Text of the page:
5 Facts That Illustrate the Colossal Changes TV Has Gone Through in Just 5 Years

Less live viewing, more subscription services

How has the TV landscape changed over the past five years? Let us count the ways...
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The TV industry has vastly changed in just five years, as highlighted in new data released by Hub Entertainment Research.

In just that short amount of time, streaming platforms such as Netflix, Amazon and Hulu have given consumers new methods of accessing television and, in the process, rapidly changed their viewing habits. Instead of only being able to watch the shows the network puts on, consumers now are able to dial up the program they want to watch on their own time.

“It introduces competition into an industry that had been tightly controlled and consumed in the same way,” said Jon Giegengack, principal and founder of Hub Entertainment Research.

Here are the most seismic ways that, according to Hub Entertainment Research’s data, the TV industry has changed over the past five years.

1. People are spending less time watching live TV

Consumers’ habits are changing. Five years ago, they used to spend 63 percent of their viewing time watching live TV, but that figure has dropped to 33 percent. Of course, there are some things that consumers still want to watch live, Giegengack said, such as season finales and premieres as well as big sporting events. But overall, consumers are opting for programs on their own schedule instead of choosing whatever appears on live TV.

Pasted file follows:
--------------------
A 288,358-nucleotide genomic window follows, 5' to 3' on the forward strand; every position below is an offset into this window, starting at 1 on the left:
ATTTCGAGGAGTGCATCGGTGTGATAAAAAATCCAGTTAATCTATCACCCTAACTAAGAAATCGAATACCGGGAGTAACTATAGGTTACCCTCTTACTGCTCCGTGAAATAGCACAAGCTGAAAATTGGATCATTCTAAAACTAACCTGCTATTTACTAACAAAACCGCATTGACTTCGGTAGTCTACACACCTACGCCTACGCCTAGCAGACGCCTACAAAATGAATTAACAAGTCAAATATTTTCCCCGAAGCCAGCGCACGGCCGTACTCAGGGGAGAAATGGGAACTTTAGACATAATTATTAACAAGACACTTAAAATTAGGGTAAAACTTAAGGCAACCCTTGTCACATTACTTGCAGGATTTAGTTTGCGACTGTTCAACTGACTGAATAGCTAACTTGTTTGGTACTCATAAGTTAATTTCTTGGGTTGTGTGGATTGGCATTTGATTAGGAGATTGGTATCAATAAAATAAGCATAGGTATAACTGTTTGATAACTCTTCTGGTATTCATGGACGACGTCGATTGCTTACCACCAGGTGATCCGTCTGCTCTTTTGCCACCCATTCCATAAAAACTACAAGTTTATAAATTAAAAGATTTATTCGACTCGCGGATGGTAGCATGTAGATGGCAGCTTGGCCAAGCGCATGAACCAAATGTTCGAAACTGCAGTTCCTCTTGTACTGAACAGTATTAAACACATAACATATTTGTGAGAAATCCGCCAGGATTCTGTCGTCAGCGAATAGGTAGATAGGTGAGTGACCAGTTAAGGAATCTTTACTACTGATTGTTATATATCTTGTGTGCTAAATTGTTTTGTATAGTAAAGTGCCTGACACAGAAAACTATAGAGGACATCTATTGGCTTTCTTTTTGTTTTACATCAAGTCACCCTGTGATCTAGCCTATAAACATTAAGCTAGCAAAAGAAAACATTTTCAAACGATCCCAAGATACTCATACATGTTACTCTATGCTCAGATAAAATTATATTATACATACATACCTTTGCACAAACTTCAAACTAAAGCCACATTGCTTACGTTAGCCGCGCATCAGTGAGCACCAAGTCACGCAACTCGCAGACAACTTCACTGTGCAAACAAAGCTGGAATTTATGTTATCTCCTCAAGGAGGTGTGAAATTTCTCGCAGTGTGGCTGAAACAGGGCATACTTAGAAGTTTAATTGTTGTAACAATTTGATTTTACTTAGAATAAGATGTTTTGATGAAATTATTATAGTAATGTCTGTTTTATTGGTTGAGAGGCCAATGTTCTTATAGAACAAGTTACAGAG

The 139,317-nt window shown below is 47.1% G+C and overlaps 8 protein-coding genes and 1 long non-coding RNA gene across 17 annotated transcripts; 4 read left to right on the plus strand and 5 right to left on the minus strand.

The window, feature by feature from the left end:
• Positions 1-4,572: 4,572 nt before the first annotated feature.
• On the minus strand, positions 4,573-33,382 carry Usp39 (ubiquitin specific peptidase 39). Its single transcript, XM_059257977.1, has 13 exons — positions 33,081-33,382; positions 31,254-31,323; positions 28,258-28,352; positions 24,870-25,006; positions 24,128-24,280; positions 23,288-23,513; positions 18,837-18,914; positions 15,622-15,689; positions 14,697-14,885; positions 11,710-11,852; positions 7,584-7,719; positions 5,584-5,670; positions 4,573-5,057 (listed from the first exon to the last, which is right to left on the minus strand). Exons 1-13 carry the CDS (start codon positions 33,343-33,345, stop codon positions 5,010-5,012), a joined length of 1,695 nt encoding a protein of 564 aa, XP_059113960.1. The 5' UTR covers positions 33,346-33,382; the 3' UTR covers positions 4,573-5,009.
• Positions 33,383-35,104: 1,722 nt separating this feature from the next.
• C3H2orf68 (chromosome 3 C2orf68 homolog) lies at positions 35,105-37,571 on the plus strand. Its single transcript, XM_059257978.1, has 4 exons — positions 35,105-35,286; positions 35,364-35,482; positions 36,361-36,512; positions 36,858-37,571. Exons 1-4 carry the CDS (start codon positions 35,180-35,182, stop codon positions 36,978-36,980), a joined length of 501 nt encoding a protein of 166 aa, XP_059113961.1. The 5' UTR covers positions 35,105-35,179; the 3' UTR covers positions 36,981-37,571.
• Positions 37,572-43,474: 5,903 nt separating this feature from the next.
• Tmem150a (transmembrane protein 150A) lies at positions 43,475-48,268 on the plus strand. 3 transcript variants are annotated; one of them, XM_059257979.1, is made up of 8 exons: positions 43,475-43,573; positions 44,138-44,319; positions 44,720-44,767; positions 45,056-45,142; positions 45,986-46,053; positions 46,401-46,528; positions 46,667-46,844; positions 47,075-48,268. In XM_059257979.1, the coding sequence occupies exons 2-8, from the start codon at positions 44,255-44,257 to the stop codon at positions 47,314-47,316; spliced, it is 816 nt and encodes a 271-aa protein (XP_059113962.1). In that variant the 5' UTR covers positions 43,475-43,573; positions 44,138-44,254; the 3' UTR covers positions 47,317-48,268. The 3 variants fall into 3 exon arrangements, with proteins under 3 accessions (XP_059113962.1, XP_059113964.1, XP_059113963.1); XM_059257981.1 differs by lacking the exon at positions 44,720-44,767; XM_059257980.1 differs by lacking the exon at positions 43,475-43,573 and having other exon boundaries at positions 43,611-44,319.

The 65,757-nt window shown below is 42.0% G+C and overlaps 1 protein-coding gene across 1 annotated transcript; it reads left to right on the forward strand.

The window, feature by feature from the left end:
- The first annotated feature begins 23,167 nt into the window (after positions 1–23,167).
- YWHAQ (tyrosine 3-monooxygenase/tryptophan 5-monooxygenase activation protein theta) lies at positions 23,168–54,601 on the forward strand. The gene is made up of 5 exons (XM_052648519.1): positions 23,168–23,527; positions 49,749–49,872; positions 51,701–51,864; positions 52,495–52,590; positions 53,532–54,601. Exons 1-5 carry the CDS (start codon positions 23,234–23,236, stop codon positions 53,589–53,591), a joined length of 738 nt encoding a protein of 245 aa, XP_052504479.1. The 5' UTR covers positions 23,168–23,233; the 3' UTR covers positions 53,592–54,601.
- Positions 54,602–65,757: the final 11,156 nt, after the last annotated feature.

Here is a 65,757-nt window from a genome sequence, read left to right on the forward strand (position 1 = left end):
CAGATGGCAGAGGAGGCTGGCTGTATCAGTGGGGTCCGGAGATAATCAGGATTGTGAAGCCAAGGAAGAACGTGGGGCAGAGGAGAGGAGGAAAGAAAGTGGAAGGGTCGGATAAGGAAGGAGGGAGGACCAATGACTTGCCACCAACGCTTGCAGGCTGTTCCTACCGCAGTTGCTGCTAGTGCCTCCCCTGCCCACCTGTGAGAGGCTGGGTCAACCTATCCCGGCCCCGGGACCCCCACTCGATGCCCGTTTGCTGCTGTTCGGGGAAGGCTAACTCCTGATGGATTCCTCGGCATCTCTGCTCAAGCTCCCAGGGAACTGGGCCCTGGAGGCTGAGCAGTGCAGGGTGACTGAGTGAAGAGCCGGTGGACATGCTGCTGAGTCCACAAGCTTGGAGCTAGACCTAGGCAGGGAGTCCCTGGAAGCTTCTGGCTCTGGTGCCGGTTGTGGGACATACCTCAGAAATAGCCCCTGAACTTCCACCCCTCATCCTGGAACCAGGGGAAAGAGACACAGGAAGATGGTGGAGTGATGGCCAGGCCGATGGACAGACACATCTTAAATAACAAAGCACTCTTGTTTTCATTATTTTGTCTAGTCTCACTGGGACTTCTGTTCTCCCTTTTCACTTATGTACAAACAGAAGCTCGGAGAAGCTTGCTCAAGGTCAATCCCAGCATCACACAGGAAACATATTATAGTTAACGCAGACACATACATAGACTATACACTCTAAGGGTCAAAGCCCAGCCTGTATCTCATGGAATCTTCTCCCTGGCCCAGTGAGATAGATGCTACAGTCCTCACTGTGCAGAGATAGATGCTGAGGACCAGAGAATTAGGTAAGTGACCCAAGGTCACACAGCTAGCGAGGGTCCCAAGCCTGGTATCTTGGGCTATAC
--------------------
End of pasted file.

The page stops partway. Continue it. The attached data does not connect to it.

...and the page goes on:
2. People are watching TV in different ways

In 2016, consumers had an average of 2.6 sources to watch TV on. This year, that number jumped to 4.4 TV sources. “People are creating their own TV bundles. Live TV is still part of the mix, but now it’ll be live TV, plus a DVR plus Netflix plus Hulu plus the TV Everywhere app. And people are gathering those sources together because they offer something compelling,” Giegengack said.

3. The number of pay TV customers with an SVOD subscription has skyrocketed

Five years ago, just 41 percent of pay TV customers also subscribed to an SVOD service like Netflix. This year, that figure is 70 percent. Giegengack said he thinks the industry will see more cable TV providers adding other streaming services, such as Comcast, which has integrated Netflix and YouTube into its video on demand service. “What people need now is not an aggregator of networks, but an aggregator of sources,” Giegengack said.

4. The number of OTT video services in the U.S. has more than doubled

In 2013, there were 86 OTT video services in the United States. Now there are 219. “Netflix got people used to the idea that you can sit down and watch TV, even if you don’t have something specific in mind, you’ll be able to navigate a big catalog of content,” Giegengack said. 

5. More people now subscribe to Netflix, Hulu and Amazon

Five years ago, 43 percent of TV watchers subscribed to one of the “Big Three,” defined by Hub Entertainment Research as Netflix, Hulu and Amazon. Now, 71 percent subscribe to one. These companies have further developed and kept consumers intrigued by developing original content, Giegengack said. And some of those shows have turned out to be award-winning: Last year, Hulu’s The Handmaid’s Tale became the first series from a streaming service to win an Emmy for Outstanding Drama Series.

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